British Royal Marines in fast boats boarded a super tanker in an early-hours operation aimed at cutting suspected Iranian oil supplies to the regime of Syrian President Bashar Al Assad.
Gibraltar’s government said it believed the MT Grace 1 was breaching European Union sanctions by shipping crude to the Baniyas Refinery in Syria, which is under the control of the regime.
The seizure sparked fury in Tehran where the British ambassador was summoned to explain the “illegal interception” of the ship, according to Iran’s foreign ministry.
The operation was described as the first of its kind to enforce European Union sanctions. Spain’s acting foreign minister, Josep Borrell, claimed that the UK was acting at the behest of the United States, which has taken an increasingly robust stance against Iran.
It comes amid heightened tensions between Iran and the United States following attacks on tankers in the Straits of Hormuz, which the US has blamed on covert operations organised by Tehran. The US has sent warships and planes to the region to back up its threat amid fears of a wider conflict.
The 30 British marines boarded from fast boats and a helicopter after a request from Gibraltar's chief minister to support the local police operation, the British defence ministry said on Thursday.
The operation came less than two weeks after an attack on pipelines off Syria’s coast that are used to deliver crude oil from tankers to the Syrian refinery. The attack, which a Syrian official said was conducted with the help of an unidentified foreign state, reportedly disrupted an Iranian crude oil shipment.
The government of Gibraltar, a British territory which sits at the entry point to the Mediterranean, detained the super tanker, a 300,000-tonne tanker under the Panama flag operated by a Singapore-based company, at about 2am on Thursday.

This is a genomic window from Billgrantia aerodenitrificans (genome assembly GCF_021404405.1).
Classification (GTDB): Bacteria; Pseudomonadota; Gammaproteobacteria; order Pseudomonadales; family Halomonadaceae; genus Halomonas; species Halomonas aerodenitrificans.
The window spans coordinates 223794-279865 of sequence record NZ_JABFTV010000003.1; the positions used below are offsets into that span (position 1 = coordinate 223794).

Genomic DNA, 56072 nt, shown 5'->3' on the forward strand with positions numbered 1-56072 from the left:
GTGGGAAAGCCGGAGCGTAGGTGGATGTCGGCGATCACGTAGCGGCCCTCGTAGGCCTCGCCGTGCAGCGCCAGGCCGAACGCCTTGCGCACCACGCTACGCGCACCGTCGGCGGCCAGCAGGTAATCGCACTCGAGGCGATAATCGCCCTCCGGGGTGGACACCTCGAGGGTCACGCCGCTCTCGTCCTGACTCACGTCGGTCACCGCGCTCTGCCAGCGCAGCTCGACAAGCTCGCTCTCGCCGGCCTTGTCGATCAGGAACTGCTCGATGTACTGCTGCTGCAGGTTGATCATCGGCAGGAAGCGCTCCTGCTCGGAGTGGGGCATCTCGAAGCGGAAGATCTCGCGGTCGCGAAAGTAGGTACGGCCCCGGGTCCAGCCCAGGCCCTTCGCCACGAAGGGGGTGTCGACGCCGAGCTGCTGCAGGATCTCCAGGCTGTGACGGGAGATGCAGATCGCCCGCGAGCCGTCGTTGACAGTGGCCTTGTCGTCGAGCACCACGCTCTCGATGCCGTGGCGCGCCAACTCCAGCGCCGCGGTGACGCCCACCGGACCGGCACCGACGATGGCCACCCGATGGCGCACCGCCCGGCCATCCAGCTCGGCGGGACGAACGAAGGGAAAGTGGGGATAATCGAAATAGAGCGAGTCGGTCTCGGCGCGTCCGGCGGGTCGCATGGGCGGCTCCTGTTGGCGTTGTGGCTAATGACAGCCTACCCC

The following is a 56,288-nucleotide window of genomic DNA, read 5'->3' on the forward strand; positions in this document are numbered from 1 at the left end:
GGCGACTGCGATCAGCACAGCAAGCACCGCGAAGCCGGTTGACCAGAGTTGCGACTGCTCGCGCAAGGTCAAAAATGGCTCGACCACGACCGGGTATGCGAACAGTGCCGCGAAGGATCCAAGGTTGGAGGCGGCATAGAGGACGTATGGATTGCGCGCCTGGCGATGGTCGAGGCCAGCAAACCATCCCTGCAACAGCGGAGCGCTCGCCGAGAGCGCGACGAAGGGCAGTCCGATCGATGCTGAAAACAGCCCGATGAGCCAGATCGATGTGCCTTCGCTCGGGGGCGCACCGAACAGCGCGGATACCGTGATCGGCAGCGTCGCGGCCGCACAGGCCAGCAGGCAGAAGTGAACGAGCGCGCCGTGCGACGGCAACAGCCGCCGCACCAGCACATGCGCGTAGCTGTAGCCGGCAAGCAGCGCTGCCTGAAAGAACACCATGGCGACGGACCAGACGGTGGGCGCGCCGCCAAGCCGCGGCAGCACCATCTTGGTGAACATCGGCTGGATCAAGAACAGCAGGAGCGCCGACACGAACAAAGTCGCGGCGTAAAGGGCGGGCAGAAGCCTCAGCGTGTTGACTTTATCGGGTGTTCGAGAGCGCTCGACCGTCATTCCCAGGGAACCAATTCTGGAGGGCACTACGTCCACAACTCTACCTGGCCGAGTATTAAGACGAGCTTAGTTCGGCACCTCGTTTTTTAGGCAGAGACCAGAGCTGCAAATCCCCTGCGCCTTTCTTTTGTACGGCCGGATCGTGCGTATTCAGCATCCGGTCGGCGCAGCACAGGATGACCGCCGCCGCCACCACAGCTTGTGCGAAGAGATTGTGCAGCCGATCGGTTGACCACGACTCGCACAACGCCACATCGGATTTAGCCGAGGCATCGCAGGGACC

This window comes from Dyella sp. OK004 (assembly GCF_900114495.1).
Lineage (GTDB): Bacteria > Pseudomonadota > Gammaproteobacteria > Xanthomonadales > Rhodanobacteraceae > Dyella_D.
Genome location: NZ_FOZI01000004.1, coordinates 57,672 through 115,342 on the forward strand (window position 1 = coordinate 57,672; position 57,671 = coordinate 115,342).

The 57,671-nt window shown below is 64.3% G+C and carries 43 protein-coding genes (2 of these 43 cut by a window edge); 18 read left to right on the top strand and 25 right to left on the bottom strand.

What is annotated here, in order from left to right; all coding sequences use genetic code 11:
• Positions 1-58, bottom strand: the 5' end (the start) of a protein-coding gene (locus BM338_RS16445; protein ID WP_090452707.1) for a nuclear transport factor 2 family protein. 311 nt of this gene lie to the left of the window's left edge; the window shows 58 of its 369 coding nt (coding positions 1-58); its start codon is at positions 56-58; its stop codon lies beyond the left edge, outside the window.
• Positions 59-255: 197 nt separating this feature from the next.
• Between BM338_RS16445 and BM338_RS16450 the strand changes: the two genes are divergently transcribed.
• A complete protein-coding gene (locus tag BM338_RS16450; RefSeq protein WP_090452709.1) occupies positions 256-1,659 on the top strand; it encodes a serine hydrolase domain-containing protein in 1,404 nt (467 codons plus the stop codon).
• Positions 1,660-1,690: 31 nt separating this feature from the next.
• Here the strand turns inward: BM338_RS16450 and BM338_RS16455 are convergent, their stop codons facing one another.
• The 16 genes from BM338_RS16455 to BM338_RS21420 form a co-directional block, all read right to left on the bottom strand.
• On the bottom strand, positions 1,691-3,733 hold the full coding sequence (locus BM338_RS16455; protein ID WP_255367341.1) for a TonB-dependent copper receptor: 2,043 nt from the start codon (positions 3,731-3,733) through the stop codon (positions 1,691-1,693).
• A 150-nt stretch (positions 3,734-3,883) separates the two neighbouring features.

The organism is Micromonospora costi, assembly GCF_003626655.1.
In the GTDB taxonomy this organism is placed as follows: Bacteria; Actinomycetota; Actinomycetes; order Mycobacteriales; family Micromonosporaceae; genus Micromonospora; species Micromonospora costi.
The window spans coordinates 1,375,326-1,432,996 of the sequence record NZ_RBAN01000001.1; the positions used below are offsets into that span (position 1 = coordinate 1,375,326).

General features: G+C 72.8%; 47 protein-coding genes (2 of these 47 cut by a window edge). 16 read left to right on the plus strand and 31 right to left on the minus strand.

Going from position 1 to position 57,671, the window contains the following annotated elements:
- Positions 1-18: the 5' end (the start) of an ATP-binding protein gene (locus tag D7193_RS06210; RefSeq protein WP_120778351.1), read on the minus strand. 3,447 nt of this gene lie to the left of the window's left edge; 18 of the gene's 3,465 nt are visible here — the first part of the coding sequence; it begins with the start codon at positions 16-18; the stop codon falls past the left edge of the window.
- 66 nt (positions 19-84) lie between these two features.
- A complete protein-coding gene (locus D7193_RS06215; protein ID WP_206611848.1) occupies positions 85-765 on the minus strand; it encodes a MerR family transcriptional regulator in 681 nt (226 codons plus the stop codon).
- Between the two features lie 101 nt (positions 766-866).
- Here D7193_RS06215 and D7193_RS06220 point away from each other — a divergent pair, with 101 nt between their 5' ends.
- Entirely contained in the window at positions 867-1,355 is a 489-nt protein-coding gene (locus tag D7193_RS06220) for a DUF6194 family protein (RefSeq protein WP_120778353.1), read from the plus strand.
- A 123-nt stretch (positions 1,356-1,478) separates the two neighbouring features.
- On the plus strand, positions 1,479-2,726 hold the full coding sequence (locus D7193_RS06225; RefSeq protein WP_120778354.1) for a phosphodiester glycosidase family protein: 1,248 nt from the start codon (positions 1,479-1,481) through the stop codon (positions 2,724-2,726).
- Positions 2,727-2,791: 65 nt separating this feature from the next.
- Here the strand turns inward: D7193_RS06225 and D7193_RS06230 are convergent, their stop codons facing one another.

“That refinery is the property of an entity that is subject to European Union sanctions against Syria,” said the territory's Chief Minister Fabian Picardo. “We have detained the vessel and its cargo.”
Britain’s foreign secretary, Jeremy Hunt, welcomed the seizure saying it had “denied valuable resources to Assad’s murderous regime”.
The Gibraltar authorities didn't confirm the origin of the ship's cargo but Lloyd's List, a publication that specialises in maritime affairs, reported this week that the Panama-flagged tanker was laden with Iranian oil.
Data from financial technology specialists, Refinitiv Eikon, also indicated the ship sailed from Iran, and the cargo was Iranian crude. The mapping data showed the Grace 1 sailed a longer route around the southern tip of Africa instead of via Egypt's Suez Canal.
The tanker was documented as loading fuel oil in Iraq in December, though the Iraqi port did not list it as being in port and its tracking system was switched off. The tanker then reappeared on tracking maps near Iran's port of Bandar Assaluyeh, fully loaded.
Iran restarted crude oil deliveries to Syria in May in defiance of US sanctions, following a lull in shipments since the end of 2018.
The US tightened the screw on Iranian oil exports – its main source of export income – after President Donald Trump withdrew from the 2015 nuclear deal and in May ended sanctions waivers for oil importers.
European Union sanctions against Syria have been in force since late 2011 shortly after the start of the bloody crackdown against pro-democracy demonstrators.
They targeted 277 Syrian officials including government ministers, and froze the assets of 72 entities. The EU also introduced an embargo on Syrian oil, investment relations and froze Syrian central bank assets within the EU.
Government-controlled areas of Syria suffered from acute fuel shortages earlier this year. In May, Syria received its first foreign oil supplies from six months with two shipments, including one from Iran.
A British Foreign Office spokesman said: “We welcome this firm action by the Gibraltarian authorities, acting to enforce the EU Syria sanctions regime.”